the little farmhouse.


when i was four, my parents (most likely mom's idea) sent me to a preschool in rancho cordova called the little farmhouse. it actually was a farmhouse. they had chickens, goats, and other small animals trapped within a ghetto makeshift wire fence. i didn't like going near the animals because it stunk. i liked the farmhouse okay, though. it had a sweet smell, something like a mixture of animal crackers, apple juice and crayons. but i could be making that up. sometimes, in my present-day adult life, i'll smell it. or maybe i'm just imagining that i smell it. either way, i'll smell it, and i'll think, smells like the little farmhouse.

i don't know how my mom found this place, or why she thought i should go there. probably she saw it while driving along folsom boulevard and thought, well, this is as good a place as any. she enrolled me for fall, and i was shocked that my days of sitting at home and watching t.v. would be coming to an end. what? i have to do stuff now? if i remember correctly, i wasn't excited to go to preschool. as a kid, i never liked change. when hearing that i would be attending a preschool called the little farmhouse, i probably had the same reaction as i did whenever my mom told me i'd have to go see dr. dentinger, my giant of a pediatrician.

i don't remember much about preschool, probably because nothing ever happened there. i remember there were about ten of us, and i was the only asian kid. the only darker kid there was a little mexican girl named and angela, and seeing her made me realize i was a straight male. i liked her. i liked angela. and of course, since i liked her, i never talked to her. we had but one awkward encounter, and that's when she was carrying a tray full of toy silverware - maybe it was a plastic tea set - and i was in her way. i remember her looking straight at me and giggling and giggling, and i couldn't tell if that meant maybe she liked me, or if she was laughing at me because i was just some fool in her way. i think i laughed, too, probably turned bright red, and got the hell out of her way.

not much has changed since then.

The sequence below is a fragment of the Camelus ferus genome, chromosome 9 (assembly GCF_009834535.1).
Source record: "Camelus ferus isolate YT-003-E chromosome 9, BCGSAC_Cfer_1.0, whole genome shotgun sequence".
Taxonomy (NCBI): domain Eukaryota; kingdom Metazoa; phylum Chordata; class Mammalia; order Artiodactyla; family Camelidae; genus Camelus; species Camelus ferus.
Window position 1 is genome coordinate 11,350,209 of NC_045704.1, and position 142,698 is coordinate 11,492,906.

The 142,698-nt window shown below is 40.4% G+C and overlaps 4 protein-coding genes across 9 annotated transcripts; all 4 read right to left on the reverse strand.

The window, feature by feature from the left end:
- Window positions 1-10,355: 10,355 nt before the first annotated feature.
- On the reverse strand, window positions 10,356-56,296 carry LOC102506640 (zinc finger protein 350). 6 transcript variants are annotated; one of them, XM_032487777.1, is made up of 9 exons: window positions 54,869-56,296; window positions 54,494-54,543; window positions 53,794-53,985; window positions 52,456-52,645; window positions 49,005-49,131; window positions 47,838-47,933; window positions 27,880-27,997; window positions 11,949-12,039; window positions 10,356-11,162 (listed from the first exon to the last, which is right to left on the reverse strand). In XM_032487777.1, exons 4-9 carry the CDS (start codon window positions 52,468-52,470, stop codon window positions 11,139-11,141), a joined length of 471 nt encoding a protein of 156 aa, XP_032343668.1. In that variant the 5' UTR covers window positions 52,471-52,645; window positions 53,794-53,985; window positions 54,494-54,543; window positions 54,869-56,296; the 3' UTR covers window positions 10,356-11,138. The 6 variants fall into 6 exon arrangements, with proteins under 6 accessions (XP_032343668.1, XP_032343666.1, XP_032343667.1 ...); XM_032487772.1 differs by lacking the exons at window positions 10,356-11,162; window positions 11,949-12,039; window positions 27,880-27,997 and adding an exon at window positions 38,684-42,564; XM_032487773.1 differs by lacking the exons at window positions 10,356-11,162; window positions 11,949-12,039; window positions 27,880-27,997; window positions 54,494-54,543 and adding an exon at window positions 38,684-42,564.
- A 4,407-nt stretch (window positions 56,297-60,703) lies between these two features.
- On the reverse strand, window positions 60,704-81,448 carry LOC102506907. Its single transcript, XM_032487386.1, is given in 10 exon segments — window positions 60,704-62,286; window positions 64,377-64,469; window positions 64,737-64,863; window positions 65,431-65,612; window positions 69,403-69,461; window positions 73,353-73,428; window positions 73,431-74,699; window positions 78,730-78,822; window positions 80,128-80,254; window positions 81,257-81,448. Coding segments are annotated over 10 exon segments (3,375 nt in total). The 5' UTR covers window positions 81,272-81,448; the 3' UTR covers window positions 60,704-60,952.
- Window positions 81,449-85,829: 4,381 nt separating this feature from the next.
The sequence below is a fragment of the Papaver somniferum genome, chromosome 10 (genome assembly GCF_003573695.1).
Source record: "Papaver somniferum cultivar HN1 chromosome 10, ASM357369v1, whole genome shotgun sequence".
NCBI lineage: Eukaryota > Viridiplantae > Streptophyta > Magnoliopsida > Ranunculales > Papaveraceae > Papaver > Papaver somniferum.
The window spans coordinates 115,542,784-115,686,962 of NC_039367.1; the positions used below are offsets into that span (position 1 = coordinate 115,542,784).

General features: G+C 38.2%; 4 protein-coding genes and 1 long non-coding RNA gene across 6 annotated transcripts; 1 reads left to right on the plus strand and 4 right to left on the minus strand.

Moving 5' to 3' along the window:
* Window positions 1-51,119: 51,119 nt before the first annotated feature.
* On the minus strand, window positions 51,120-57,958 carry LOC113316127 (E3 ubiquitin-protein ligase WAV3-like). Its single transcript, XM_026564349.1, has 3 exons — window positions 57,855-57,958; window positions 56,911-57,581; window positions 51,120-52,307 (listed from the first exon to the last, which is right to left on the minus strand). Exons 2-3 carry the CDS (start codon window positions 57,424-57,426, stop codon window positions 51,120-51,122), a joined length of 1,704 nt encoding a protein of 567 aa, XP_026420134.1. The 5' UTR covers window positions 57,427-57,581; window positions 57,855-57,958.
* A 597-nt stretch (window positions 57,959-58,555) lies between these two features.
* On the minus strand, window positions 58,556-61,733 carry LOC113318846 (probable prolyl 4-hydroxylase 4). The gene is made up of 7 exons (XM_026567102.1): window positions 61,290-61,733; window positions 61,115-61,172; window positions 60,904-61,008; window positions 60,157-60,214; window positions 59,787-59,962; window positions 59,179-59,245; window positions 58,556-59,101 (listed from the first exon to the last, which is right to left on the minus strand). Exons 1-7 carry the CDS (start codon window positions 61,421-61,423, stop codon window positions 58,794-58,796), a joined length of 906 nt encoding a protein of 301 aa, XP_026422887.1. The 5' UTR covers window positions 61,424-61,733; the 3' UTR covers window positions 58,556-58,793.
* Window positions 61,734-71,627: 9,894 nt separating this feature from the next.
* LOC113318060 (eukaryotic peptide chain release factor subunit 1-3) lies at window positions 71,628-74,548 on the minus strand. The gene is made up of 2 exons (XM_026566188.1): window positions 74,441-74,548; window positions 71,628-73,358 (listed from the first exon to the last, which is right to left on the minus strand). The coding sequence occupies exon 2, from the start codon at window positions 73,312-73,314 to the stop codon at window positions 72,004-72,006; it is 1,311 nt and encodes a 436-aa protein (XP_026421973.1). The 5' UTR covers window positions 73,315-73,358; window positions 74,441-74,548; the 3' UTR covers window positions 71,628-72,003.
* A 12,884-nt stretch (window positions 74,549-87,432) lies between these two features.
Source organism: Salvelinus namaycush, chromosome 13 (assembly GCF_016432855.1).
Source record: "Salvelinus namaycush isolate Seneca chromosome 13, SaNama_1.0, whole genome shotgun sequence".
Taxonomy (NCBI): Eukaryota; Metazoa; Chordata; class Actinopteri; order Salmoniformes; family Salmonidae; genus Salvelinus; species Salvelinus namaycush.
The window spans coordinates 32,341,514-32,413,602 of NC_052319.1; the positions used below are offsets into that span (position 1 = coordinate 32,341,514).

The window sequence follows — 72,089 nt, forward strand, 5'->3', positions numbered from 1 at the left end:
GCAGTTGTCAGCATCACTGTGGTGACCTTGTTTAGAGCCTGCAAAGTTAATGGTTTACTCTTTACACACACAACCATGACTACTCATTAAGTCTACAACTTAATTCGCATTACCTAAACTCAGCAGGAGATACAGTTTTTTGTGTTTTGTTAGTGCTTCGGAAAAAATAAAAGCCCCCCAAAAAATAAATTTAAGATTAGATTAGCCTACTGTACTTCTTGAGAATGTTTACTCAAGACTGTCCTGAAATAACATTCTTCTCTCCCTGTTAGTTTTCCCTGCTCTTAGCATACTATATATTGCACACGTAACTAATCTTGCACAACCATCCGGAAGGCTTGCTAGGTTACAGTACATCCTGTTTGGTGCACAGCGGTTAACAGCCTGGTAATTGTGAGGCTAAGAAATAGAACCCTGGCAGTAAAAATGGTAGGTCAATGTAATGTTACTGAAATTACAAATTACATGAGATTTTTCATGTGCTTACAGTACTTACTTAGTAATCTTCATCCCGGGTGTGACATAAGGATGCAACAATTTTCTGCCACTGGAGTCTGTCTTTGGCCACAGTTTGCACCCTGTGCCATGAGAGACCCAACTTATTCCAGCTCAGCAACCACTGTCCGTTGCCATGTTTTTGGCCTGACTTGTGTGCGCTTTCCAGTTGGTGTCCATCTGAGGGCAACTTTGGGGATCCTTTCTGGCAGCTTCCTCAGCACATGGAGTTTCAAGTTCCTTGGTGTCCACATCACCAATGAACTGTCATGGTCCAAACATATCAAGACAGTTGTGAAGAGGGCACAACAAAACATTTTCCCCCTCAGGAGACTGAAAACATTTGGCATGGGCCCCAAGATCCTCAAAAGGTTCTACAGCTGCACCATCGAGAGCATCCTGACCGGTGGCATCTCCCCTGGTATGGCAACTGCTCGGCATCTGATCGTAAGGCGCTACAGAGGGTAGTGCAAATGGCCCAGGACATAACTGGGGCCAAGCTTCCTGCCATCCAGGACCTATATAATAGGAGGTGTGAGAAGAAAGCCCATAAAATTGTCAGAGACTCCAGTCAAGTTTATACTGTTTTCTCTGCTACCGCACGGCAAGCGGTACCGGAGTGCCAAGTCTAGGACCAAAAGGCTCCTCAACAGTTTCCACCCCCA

there were older kids at the little farmhouse, but we preschoolers never saw much of them. we walked past a bunch of them once, during nap time, and i wondered what they were doing. it was a strange sight to me, even then. all the kids were lying down on the carpet, lined up in a row next to the bookshelves and cubbies. mrs. genie, our teacher, told us to be quiet as we walked past, so as not to disturb them. i remember one kid faking sleep. he looked right at me, and he might've even sat up. at that moment, i hoped that when i got older, i wouldn't be forced to take a nap during the day.

there isn't much else to tell, since there isn't much else i can remember. probably mrs. genie read to us, and we learned about sharing and the alphabet, and other simple things bert and ernie could've told me about for free. it was just a year. day after day of being around these kids who didn't look like me and figuring out how i was supposed to live among these people, how we were supposed to communicate, and tolerate one other.

when i visit sacramento, i look for the school sometimes, but i don't think it's there anymore. all i see are trees and vacant looking motels. i wonder where it all went.

3 comments:

Anonymous said...

I went to the farmhouse as well :) I had a good time there and how i learned boys pee standing up lol

Anonymous said...

My parents owned the Farmhouse, and I grew up there as my school and home. It's still there and now houses a Korean Presbyterian Church. Yes, the chicken, goats, and even the ghetto wire fence ... all long gone.

The land is still actively used for a new community purpose. Miraculously, it transformed to match my Dad's life dream.

Anonymous said...

Awww I worked at the Farmhouse!! cried when they closed.... what a wonderful place it was.... great memories...